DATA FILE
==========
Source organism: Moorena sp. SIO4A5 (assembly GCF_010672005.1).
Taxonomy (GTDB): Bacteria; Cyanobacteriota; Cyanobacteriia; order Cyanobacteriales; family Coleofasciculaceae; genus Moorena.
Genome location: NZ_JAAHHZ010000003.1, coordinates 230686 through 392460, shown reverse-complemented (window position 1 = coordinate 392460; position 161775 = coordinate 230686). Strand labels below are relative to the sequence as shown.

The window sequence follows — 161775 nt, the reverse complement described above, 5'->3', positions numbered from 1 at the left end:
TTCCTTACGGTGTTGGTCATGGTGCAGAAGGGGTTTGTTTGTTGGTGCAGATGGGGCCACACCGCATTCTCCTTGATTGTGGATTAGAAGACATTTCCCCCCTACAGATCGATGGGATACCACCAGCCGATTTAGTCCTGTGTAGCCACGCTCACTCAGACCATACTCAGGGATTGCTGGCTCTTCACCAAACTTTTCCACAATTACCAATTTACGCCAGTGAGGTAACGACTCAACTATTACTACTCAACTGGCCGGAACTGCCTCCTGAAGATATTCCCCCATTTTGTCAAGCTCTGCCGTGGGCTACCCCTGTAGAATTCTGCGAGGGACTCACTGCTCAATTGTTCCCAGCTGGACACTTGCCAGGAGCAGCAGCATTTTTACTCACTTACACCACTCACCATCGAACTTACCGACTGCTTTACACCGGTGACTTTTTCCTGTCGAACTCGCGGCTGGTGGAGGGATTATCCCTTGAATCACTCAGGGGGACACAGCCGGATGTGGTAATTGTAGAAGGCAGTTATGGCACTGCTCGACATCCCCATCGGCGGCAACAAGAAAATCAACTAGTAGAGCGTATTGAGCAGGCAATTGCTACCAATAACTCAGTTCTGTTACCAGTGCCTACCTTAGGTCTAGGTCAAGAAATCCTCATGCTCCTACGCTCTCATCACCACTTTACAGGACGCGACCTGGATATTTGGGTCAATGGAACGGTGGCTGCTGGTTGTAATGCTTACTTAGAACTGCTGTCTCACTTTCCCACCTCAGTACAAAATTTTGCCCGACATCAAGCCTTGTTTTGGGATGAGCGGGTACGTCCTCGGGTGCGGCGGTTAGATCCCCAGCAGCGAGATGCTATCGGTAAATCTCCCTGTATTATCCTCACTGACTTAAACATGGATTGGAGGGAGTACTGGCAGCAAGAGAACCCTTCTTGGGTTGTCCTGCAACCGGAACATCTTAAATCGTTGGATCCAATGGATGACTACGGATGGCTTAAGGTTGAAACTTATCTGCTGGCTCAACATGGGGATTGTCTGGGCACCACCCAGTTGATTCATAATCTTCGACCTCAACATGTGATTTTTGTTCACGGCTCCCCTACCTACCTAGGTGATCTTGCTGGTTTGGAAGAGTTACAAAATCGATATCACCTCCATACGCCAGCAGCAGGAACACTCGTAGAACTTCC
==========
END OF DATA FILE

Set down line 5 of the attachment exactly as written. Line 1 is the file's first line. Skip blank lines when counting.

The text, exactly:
TTCCTTACGGTGTTGGTCATGGTGCAGAAGGGGTTTGTTTGTTGGTGCAGATGGGGCCACACCGCATTCTCCTTGATTGTGGATTAGAAGACATTTCCCCCCTACAGATCGATGGGATACCACCAGCCGATTTAGTCCTGTGTAGCCACGCTCACTCAGACCATACTCAGGGATTGCTGGCTCTTCACCAAACTTTTCCACAATTACCAATTTACGCCAGTGAGGTAACGACTCAACTATTACTACTCAACTGGCCGGAACTGCCTCCTGAAGATATTCCCCCATTTTGTCAAGCTCTGCCGTGGGCTACCCCTGTAGAATTCTGCGAGGGACTCACTGCTCAATTGTTCCCAGCTGGACACTTGCCAGGAGCAGCAGCATTTTTACTCACTTACACCACTCACCATCGAACTTACCGACTGCTTTACACCGGTGACTTTTTCCTGTCGAACTCGCGGCTGGTGGAGGGATTATCCCTTGAATCACTCAGGGGGACACAGCCGGATGTGGTAATTGTAGAAGGCAGTTATGGCACTGCTCGACATCCCCATCGGCGGCAACAAGAAAATCAACTAGTAGAGCGTATTGAGCAGGCAATTGCTACCAATAACTCAGTTCTGTTACCAGTGCCTACCTTAGGTCTAGGTCAAGAAATCCTCATGCTCCTACGCTCTCATCACCACTTTACAGGACGCGACCTGGATATTTGGGTCAATGGAACGGTGGCTGCTGGTTGTAATGCTTACTTAGAACTGCTGTCTCACTTTCCCACCTCAGTACAAAATTTTGCCCGACATCAAGCCTTGTTTTGGGATGAGCGGGTACGTCCTCGGGTGCGGCGGTTAGATCCCCAGCAGCGAGATGCTATCGGTAAATCTCCCTGTATTATCCTCACTGACTTAAACATGGATTGGAGGGAGTACTGGCAGCAAGAGAACCCTTCTTGGGTTGTCCTGCAACCGGAACATCTTAAATCGTTGGATCCAATGGATGACTACGGATGGCTTAAGGTTGAAACTTATCTGCTGGCTCAACATGGGGATTGTCTGGGCACCACCCAGTTGATTCATAATCTTCGACCTCAACATGTGATTTTTGTTCACGGCTCCCCTACCTACCTAGGTGATCTTGCTGGTTTGGAAGAGTTACAAAATCGATATCACCTCCATACGCCAGCAGCAGGAACACTCGTAGAACTTCC